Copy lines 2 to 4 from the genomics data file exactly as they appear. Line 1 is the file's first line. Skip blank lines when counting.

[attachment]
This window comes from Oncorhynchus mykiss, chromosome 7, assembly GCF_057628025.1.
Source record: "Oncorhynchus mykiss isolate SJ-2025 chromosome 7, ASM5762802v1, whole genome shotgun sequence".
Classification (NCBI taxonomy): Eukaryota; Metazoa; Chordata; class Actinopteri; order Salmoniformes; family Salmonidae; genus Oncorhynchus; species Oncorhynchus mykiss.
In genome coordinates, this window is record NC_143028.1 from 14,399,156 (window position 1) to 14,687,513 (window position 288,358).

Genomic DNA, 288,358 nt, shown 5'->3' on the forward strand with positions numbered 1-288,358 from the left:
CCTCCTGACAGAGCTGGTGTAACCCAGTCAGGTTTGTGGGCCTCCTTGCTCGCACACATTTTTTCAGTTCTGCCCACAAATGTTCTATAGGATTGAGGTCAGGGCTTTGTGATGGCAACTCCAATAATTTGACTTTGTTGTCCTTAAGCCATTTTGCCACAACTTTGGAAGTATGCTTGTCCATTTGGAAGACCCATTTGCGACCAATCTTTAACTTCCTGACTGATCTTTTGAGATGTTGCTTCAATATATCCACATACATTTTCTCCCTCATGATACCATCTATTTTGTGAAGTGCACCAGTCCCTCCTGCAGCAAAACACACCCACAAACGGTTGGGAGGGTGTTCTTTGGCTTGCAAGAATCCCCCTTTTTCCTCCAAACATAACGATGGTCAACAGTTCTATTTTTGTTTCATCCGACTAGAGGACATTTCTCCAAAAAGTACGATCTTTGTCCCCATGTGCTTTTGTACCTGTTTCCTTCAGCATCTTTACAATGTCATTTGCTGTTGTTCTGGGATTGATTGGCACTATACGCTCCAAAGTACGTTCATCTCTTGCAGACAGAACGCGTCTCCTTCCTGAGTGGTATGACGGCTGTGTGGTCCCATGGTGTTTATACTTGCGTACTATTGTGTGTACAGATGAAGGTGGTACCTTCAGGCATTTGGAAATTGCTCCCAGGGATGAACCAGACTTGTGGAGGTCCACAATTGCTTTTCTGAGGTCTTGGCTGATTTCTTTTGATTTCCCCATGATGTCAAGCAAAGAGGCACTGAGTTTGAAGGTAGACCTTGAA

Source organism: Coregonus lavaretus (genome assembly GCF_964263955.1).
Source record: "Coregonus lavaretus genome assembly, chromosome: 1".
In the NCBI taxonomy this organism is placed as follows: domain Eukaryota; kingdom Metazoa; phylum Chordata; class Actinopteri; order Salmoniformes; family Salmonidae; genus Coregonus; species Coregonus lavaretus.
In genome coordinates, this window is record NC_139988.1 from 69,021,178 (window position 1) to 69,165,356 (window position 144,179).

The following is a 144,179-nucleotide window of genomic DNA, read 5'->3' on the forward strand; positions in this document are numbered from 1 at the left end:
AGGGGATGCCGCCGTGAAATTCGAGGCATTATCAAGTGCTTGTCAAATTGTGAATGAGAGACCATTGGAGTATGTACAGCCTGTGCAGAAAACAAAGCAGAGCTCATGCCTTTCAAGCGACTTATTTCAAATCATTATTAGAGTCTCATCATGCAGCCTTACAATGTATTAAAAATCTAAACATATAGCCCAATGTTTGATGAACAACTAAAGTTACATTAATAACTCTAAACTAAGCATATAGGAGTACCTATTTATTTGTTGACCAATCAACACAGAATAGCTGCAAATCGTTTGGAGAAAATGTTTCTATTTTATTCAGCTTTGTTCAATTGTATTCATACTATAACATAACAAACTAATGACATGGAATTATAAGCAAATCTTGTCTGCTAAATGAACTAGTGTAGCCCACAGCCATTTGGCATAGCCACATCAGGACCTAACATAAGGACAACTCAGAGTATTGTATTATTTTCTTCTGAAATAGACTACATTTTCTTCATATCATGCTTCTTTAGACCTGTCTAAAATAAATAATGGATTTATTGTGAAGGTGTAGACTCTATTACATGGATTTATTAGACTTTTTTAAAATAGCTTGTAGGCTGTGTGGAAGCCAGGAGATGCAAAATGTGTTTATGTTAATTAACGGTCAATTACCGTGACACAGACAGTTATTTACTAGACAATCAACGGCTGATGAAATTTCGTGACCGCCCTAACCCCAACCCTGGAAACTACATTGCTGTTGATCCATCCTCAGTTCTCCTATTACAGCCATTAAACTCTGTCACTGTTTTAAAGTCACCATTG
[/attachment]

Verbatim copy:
Source record: "Oncorhynchus mykiss isolate SJ-2025 chromosome 7, ASM5762802v1, whole genome shotgun sequence".
Classification (NCBI taxonomy): Eukaryota; Metazoa; Chordata; class Actinopteri; order Salmoniformes; family Salmonidae; genus Oncorhynchus; species Oncorhynchus mykiss.
In genome coordinates, this window is record NC_143028.1 from 14,399,156 (window position 1) to 14,687,513 (window position 288,358).